Alan Berks is communications director at Pillsbury House Theatre in Minneapolis. He and Leah Cooper (the two are married) co-founded the Twin Cities theater-centric website Minnesota Playlist. As if that weren't enough theater involvement, Berks also writes and directs.

Knowing how busy he is, we zapped him with Five Fast Questions about his show "How to Cheat," which stars Randy Reyes and Candy Simmons.

Here's what Berks had to say about the comedy, a hit during its 2006 premiere at the Minnesota Fringe Festival.

Is this really a how-to guide to infidelity? It's an adult play about adult themes for adults. When I originally submitted the application for a spot in the Fringe Festival, I needed to have a catchy title before I wrote the play. It's actually not a manual on how to cheat. One of the characters says, "I've always wondered how people cheat." It's a question of how and why, what cheating means -- to the cheater and the cheated. None of that sounds funny, but it's a comedy. Really.

The play is about these two people who meet at a party, neither of whom really belongs there. The scientist, Louis, is a stem-cell researcher. He's a single guy who is, for the moment, the toast of the town. He enjoys going to these affairs to meet women and seduce them. Meredith is a journalist who reports from the aftermath of disaster zones. She's married to a banker, his arm candy. Meredith and Louis strike up a flirtation and run off to a corner of this party mansion. The big question that hangs over the play is, will they or won't they?

I wrote "How to Cheat" because I had just come off doing another play for Gremlin [Theatre] that was all about hurricanes and disasters. It was serious and bleak and I needed something to cheer myself up. But I didn't want to set it in some fanciful world like a wedding or a carnival, like what Shakespeare does in his comedies. I'm fascinated by how complicated the world has become. Well, maybe it was always complicated, but we have instant access to its complexity now online. And having so much information about so many serious things happening in the world makes it hard to laugh at times. Sometimes you just need a comedy. The challenge for me was how to embrace the complexity of the world, acknowledge it, and still be able to be witty and funny. The couple are in a morally ambiguous situation. There are people who might sit in an audience and say, "it's adultery. I don't think this can be funny."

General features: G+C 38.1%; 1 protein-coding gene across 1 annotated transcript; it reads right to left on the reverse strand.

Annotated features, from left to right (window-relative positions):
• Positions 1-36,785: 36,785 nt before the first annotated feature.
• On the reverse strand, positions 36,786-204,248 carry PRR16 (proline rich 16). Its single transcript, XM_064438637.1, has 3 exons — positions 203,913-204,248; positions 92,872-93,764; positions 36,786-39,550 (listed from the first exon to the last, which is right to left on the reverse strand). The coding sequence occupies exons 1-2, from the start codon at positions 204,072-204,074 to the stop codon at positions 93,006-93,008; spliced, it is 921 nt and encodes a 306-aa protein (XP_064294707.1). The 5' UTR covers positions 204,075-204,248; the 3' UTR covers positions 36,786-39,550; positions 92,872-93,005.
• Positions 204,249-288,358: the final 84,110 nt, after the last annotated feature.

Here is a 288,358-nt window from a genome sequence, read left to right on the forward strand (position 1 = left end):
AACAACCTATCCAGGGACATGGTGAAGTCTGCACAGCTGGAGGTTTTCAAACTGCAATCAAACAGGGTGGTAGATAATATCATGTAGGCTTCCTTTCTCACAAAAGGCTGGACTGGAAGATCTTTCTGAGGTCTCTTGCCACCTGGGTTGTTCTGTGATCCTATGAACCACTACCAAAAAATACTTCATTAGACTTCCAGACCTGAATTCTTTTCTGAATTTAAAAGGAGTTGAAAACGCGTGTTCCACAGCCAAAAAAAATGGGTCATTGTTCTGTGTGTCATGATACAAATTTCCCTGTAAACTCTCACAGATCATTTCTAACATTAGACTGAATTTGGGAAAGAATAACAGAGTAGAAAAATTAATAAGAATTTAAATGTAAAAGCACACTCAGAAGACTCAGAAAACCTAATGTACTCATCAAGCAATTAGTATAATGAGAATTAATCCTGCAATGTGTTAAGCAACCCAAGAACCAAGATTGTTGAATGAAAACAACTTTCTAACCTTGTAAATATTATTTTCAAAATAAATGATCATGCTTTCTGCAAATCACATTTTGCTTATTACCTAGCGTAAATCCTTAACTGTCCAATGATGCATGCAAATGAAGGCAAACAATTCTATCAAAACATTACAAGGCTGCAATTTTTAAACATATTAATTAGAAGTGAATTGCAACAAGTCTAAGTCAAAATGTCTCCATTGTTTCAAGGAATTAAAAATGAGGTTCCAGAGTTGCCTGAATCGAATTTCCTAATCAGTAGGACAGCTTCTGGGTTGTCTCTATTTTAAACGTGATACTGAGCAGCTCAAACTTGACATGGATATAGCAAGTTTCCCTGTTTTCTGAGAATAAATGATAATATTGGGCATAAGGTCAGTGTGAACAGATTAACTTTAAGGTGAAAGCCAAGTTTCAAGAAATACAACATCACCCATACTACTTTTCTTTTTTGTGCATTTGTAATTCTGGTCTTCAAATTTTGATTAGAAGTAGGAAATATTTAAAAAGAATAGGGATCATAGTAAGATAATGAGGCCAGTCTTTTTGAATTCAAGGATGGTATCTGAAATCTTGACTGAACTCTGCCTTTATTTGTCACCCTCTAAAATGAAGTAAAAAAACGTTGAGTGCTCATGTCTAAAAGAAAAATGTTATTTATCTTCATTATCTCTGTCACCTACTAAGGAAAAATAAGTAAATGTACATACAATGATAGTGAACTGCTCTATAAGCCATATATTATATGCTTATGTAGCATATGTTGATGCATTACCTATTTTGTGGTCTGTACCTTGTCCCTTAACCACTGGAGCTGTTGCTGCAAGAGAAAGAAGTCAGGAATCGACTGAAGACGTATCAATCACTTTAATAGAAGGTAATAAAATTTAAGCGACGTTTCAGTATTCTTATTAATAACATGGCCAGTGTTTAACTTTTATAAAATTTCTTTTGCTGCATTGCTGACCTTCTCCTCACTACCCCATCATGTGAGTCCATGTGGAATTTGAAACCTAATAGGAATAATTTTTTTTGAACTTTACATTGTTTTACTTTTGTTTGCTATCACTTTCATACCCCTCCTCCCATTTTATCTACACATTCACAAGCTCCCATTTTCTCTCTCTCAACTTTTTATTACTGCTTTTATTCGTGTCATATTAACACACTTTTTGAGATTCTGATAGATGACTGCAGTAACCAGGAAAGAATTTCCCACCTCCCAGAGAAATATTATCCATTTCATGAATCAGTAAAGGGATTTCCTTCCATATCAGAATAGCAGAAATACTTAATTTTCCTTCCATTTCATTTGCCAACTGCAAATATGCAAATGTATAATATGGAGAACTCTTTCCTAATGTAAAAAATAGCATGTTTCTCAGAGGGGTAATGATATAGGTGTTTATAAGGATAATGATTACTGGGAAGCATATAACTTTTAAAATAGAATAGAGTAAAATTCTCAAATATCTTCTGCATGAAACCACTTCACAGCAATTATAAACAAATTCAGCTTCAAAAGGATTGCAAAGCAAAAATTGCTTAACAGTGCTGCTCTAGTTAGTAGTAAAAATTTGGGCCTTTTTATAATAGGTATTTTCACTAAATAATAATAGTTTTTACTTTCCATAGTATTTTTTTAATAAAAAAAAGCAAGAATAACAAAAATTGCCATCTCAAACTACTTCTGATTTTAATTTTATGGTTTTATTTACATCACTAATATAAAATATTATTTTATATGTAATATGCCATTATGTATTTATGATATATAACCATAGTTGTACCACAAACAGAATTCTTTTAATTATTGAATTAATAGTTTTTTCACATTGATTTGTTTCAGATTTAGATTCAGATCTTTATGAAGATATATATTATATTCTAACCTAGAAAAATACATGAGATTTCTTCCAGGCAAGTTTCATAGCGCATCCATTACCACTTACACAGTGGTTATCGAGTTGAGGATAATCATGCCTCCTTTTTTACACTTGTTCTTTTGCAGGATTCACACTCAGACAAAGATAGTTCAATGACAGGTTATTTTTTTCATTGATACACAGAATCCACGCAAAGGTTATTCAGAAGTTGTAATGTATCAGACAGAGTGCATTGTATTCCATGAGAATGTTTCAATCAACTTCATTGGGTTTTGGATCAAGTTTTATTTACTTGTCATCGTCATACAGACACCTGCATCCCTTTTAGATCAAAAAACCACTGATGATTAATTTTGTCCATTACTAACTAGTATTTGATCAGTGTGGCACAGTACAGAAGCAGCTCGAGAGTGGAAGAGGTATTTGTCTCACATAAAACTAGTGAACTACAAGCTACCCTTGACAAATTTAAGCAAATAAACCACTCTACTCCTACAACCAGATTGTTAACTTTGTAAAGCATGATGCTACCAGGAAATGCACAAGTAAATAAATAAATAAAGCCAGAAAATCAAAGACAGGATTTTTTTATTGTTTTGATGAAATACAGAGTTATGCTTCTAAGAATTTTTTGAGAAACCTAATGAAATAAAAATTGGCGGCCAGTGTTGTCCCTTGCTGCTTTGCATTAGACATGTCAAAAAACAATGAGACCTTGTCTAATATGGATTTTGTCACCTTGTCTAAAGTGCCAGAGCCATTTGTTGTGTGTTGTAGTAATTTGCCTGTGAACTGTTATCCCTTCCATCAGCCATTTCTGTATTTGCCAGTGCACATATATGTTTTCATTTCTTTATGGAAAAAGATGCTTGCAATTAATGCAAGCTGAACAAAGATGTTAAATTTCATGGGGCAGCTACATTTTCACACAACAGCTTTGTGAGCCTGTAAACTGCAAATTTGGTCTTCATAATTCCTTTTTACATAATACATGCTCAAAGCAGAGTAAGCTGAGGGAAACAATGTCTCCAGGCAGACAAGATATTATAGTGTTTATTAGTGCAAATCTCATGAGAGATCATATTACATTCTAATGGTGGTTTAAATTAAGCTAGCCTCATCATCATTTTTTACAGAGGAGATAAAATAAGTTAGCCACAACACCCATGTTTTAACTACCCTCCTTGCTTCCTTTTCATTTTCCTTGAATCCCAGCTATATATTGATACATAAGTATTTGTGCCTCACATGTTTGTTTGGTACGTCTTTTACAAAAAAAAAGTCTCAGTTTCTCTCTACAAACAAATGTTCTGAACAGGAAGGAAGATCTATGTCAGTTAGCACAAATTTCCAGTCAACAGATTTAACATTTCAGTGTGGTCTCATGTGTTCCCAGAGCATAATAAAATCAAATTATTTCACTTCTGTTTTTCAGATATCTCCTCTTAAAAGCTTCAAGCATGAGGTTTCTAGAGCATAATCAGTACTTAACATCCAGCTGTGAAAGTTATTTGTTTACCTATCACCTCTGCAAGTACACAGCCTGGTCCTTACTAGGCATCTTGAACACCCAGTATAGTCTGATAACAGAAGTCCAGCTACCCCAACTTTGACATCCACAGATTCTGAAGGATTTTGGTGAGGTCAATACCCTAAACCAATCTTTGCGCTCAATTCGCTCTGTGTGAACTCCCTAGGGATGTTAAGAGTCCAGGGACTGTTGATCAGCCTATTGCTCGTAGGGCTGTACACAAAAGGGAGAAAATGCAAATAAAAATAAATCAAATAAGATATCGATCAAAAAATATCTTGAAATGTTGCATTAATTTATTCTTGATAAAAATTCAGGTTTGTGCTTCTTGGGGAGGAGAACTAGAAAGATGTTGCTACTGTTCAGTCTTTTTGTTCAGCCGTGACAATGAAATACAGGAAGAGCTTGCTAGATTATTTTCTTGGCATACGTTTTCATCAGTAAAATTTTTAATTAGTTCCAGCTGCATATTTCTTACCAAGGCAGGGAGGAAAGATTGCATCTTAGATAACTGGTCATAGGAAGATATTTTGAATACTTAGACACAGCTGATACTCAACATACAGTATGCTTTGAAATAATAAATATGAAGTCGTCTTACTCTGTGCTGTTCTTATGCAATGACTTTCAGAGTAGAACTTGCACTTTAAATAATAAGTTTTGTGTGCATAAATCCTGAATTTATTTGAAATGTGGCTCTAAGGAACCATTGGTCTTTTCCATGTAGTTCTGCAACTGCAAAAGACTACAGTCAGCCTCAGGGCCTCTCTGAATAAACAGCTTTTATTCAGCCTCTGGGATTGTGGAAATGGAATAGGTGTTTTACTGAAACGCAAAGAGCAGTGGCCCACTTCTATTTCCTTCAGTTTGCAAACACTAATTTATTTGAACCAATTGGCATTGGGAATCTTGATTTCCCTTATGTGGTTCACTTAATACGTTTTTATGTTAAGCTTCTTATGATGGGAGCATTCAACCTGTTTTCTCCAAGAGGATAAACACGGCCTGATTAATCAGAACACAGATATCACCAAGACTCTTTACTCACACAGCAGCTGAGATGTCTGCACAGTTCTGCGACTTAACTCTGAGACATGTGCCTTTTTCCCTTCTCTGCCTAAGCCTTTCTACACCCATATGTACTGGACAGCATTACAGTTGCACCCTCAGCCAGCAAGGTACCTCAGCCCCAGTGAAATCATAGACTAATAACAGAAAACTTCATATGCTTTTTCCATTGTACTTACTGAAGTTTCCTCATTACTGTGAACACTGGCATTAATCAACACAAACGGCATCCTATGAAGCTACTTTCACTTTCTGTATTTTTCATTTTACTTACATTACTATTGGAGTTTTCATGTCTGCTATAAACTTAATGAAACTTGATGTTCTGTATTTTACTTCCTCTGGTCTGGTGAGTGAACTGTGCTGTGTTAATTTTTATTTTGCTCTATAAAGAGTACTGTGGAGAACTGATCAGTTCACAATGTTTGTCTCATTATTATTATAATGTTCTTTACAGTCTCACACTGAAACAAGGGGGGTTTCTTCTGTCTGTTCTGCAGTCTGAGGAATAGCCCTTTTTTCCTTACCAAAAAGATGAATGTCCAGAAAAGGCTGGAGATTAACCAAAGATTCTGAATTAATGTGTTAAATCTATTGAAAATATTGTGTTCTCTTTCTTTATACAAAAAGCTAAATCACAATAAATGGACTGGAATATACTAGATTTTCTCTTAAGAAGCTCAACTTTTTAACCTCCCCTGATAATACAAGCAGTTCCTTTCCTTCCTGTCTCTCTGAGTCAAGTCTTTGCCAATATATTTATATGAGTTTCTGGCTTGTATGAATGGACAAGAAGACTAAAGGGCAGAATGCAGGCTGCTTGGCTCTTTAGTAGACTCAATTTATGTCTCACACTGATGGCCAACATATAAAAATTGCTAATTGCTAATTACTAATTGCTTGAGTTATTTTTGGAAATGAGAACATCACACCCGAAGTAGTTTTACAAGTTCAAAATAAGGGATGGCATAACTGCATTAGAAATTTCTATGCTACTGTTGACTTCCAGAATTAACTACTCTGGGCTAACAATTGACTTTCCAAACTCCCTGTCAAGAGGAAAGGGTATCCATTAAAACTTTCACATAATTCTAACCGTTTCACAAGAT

"How to Cheat" is the spawn of Harold Pinter's "Betrayal" with a witty, farcical Stoppard play, which makes it all sound British, except we throw a little Neil Simon in there. It's like "Same Time Next Year" and "The Real Inspector Hound," in which the critics get killed. Nobody gets killed in this play. I like to watch really sexy people saying really witty things. In the film world, Hollywood doesn't make this kind of comedy anymore. But Meredith and Louis are like Kate Hepburn and Spencer Tracy in a delicious exchange of zingers.

I work full-time and I write and direct plays. How do I do it? I don't sleep that much. Plus I have a wonderful wife who's really understanding about how lack of sleep affects moods. Time is an issue, of course, but when you're in a rehearsal process with two great actors and a script that you believe in, I feel blessed.